In the months and weeks before these by-elections Leo Varadkar sought to play down Fine Gael's expectations. Indeed, he set the bar so low that a contortionist snake would have struggled to crawl under.
The intention was to retain the party's one seat up for grabs and get the equivalent of "something close" to a Dail quota for each of the four by-elections.
And as he deliberately lowered his party's expectations, he had a go at the Green Party in particular and also Fianna Fail.
You may recall what he said at Fine Gael's Presidential Dinner in October: the Greens wanted to repopulate rural Ireland with wolves, he said to a roomful of eye-rolls and - cue joke at Fianna Fail's expense - knowing guffaws.
Well, it hasn't quite worked out so well for the Taoiseach. Not only did Fine Gael fail to retain Frances Fitzgerald's seat in Dublin Mid-West, it has also struggled to get close to a quota in another constituency - Dublin Fingal, where James Reilly, the former Minister for Health is still knocking around to no great effect.
And not only that, and not for the first time, Fine Gael has also massively underperformed in these by-elections compared to its opinion poll rating. So much for ratings as high as 30pc in recent weeks: tallies and early counts show the main Government party to be winning between 15-23pc of the vote.
Here is my takeaway from these by-elections: the Greens are eating Fine Gael's (organic) lunch in the more comfortable middle class areas around the country, such as Malahide in Dublin Fingal; and there is no substitution for a good, hard working candidate on the ground, as Fianna Fail has shown again, after its success in the recent local elections, particularly in Wexford and Cork North Central, where it will win two seats.
As for Sinn Fein - well, this may seem a good result, but really it more confirms that Eoin O Broin has a strong organisation in Dublin Mid West, but remember this: Sinn Fein holds one seat in three of the four by-election constituencies and if the results were to be replicated in a general election, the party would actually lose one of those three seats - so long, Louise O'Reilly. Still, the results this weekend will come as something of a relief to Mary Lou McDonald - for now.
But that's the other thing, isn't it? The turnout was relatively so low, well short of half of what it would be in a general election, that it would be foolhardy to over-interpret these results.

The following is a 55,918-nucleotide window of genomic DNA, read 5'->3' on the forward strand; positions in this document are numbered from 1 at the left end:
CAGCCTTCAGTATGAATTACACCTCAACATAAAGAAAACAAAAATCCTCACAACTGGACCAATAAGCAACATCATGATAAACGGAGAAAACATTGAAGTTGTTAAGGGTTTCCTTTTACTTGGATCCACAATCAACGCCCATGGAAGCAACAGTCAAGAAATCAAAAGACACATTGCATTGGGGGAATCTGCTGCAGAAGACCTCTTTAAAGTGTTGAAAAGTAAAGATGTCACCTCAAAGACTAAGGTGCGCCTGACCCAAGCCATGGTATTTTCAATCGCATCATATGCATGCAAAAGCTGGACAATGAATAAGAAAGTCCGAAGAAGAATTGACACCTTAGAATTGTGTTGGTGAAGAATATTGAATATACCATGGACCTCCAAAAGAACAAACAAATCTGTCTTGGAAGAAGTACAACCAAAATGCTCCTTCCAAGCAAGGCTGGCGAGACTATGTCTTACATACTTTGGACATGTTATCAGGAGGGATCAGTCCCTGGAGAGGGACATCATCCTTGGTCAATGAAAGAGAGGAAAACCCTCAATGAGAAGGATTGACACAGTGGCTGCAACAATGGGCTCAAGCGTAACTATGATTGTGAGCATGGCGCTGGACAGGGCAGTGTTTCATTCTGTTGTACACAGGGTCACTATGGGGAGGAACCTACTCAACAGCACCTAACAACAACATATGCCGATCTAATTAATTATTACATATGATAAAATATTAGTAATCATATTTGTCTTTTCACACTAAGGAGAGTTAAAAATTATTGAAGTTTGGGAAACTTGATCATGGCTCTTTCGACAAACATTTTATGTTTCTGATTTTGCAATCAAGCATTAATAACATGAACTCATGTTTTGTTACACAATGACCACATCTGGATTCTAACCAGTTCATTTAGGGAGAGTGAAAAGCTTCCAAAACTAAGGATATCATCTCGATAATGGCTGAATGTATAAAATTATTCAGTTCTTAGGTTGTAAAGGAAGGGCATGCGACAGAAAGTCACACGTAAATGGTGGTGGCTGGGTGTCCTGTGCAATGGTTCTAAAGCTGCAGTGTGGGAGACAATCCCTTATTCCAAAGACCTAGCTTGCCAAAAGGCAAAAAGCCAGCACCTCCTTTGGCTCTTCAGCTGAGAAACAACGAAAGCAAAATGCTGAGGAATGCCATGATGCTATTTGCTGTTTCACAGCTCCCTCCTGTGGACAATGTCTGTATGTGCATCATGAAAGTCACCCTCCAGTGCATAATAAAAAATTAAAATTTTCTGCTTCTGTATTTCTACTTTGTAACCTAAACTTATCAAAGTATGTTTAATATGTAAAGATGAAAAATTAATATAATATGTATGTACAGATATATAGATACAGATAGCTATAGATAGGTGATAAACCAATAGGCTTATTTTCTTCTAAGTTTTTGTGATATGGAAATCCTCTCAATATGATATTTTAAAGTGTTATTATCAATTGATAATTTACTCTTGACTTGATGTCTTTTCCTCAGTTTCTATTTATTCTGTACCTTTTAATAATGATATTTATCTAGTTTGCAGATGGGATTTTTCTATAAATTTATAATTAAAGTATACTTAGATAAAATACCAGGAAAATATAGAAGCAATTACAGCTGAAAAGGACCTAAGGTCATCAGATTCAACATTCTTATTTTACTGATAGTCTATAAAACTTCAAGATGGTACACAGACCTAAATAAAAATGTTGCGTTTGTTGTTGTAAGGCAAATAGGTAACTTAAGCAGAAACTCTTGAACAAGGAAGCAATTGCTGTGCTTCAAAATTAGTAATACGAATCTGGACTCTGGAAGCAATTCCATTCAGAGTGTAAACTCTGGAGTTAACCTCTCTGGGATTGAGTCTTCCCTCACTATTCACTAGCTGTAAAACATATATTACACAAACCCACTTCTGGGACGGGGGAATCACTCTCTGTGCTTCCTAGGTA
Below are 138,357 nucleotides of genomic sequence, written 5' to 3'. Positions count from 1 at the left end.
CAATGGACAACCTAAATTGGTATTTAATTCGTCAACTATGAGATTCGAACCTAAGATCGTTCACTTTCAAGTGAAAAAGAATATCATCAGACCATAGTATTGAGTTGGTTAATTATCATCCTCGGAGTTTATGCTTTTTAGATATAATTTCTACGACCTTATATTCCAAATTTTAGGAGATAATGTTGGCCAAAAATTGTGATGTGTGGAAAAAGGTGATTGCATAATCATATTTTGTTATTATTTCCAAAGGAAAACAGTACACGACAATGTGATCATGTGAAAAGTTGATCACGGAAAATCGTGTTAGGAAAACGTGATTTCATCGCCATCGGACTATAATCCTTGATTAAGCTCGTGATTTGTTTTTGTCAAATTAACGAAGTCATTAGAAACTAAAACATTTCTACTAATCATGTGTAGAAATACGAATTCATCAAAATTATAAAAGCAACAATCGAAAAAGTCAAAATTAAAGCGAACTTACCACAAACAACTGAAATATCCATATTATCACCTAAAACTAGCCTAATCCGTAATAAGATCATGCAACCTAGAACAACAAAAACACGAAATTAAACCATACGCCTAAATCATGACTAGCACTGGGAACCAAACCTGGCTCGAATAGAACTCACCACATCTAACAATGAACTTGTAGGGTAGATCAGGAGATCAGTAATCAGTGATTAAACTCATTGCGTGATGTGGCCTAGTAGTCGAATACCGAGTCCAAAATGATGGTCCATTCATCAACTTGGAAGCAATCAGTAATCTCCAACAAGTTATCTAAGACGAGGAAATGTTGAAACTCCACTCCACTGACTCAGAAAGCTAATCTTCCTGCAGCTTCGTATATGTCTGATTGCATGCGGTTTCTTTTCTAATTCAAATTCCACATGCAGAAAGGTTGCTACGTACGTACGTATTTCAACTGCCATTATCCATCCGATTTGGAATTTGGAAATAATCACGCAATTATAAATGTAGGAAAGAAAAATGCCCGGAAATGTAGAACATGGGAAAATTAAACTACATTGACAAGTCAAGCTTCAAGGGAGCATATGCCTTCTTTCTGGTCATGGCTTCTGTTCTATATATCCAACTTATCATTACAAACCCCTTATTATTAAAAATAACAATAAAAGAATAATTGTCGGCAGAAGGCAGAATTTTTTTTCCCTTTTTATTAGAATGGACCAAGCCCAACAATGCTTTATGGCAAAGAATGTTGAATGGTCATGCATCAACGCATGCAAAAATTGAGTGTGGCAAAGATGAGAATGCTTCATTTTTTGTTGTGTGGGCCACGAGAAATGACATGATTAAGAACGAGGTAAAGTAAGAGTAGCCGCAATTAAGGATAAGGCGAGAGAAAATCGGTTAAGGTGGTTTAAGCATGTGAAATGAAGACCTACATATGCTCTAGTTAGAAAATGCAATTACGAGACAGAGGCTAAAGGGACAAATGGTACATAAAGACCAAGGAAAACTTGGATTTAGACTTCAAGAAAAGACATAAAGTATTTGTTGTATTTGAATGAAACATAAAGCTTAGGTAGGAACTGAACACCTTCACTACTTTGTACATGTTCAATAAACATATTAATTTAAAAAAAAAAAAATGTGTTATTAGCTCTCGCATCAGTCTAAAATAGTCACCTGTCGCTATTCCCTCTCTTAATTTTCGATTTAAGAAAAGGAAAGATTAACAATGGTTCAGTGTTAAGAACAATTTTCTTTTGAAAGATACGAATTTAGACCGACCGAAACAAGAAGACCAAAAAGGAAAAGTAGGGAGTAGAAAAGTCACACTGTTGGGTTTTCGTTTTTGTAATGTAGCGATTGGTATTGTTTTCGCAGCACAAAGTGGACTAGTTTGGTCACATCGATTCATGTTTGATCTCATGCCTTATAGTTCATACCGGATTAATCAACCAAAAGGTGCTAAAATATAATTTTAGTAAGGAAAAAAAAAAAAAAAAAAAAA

That didn't stop the Taoiseach, however. He has said that if the by-election results were repeated in a general election, all four Fine Gael candidates would be elected.
But let's take Wexford, for example: Verona Murphy drew a lot of criticism for her views in this campaign, but she still took around the same share of the vote that Fine Gael won in the last election, a result that returned two TDs - the final two TDs elected, however, and the last of which was just 52 votes ahead of the Sinn Fein candidate.
So, Varadkar may look for silver linings where he feels he can find them. In Cork North Central alone, Fine Gael spent an enormous sum on Facebook ads to promote its candidate there, Colm Burke, who put in a reasonable performance. Overall, though, there is still no sign of that Leo bounce you keep hearing about (everywhere but here).
Now there will be a lot of talk about government parties never, or seldom, doing well in by-elections, which is only part of the whole story. There is more going on here. We are less than six months from a general election, perhaps as close as three months away. Fine Gael would have wanted, expected to do far better than this. What's more and this is the real unstated reality - Enda Kenny was ousted during this Dail after Fine Gael's relative failure in the last general election and replaced by Leo Varadkar who was supposed to be electoral gold.
But he has not delivered, not really, where it counts, in the local elections and now these by-elections, including in Dublin where the party's opinion poll numbers far outstrip the reality on the ground.